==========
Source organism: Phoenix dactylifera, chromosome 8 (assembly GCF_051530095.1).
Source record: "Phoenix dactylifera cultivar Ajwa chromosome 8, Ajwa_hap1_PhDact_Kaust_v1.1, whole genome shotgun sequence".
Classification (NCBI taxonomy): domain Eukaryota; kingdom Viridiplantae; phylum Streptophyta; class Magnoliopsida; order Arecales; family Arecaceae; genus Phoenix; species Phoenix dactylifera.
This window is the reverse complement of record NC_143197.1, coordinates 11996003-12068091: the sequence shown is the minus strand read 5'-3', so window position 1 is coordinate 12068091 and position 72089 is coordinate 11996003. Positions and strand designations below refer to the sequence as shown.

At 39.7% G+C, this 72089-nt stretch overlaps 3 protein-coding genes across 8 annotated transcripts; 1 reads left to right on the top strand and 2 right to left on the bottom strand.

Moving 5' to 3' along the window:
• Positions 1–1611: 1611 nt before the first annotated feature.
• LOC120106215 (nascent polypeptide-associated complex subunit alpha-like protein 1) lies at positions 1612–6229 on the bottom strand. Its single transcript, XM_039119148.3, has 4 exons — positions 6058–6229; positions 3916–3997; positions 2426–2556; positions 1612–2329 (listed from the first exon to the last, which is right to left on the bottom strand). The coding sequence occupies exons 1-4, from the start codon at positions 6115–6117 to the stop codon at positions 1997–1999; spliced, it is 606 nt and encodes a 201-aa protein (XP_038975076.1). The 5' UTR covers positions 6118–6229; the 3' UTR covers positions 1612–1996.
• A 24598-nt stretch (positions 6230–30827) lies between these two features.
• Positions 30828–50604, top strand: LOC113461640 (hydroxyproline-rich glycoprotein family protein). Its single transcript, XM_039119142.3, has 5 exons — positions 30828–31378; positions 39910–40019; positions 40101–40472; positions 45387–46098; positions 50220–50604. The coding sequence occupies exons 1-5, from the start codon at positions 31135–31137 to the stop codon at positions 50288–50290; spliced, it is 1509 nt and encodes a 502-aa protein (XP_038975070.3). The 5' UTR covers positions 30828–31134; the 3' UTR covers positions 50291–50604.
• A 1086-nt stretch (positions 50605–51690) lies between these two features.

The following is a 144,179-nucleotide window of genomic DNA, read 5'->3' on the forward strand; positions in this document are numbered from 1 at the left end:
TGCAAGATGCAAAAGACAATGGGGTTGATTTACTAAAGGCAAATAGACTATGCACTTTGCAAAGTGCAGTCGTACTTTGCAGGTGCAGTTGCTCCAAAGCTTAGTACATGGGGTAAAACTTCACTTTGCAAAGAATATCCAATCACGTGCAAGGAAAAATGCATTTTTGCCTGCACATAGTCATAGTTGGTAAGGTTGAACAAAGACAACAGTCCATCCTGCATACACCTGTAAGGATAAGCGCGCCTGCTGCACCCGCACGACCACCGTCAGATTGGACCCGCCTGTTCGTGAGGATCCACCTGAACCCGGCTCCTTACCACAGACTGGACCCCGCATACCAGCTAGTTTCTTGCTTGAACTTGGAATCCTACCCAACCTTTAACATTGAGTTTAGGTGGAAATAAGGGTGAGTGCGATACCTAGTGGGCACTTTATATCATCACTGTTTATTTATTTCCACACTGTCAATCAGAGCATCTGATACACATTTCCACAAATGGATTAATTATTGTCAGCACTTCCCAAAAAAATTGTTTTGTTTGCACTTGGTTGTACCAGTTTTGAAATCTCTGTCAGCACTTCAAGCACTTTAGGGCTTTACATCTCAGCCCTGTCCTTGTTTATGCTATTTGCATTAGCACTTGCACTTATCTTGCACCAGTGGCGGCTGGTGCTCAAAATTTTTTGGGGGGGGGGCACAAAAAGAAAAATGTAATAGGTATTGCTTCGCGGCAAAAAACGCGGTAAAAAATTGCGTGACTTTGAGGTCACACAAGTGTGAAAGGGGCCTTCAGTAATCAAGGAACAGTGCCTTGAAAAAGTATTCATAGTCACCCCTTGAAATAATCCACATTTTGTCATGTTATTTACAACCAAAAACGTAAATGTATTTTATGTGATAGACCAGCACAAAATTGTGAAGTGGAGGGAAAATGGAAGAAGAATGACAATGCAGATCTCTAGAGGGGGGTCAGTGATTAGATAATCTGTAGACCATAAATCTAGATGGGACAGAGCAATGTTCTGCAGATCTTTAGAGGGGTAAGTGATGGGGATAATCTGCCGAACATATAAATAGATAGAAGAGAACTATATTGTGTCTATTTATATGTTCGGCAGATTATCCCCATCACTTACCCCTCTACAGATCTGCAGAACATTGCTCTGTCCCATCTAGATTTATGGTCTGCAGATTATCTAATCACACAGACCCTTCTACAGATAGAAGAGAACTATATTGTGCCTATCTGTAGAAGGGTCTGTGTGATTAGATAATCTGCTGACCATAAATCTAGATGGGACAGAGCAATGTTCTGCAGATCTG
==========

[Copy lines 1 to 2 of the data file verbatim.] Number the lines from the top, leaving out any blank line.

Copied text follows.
Source organism: Phoenix dactylifera, chromosome 8 (assembly GCF_051530095.1).
Source record: "Phoenix dactylifera cultivar Ajwa chromosome 8, Ajwa_hap1_PhDact_Kaust_v1.1, whole genome shotgun sequence".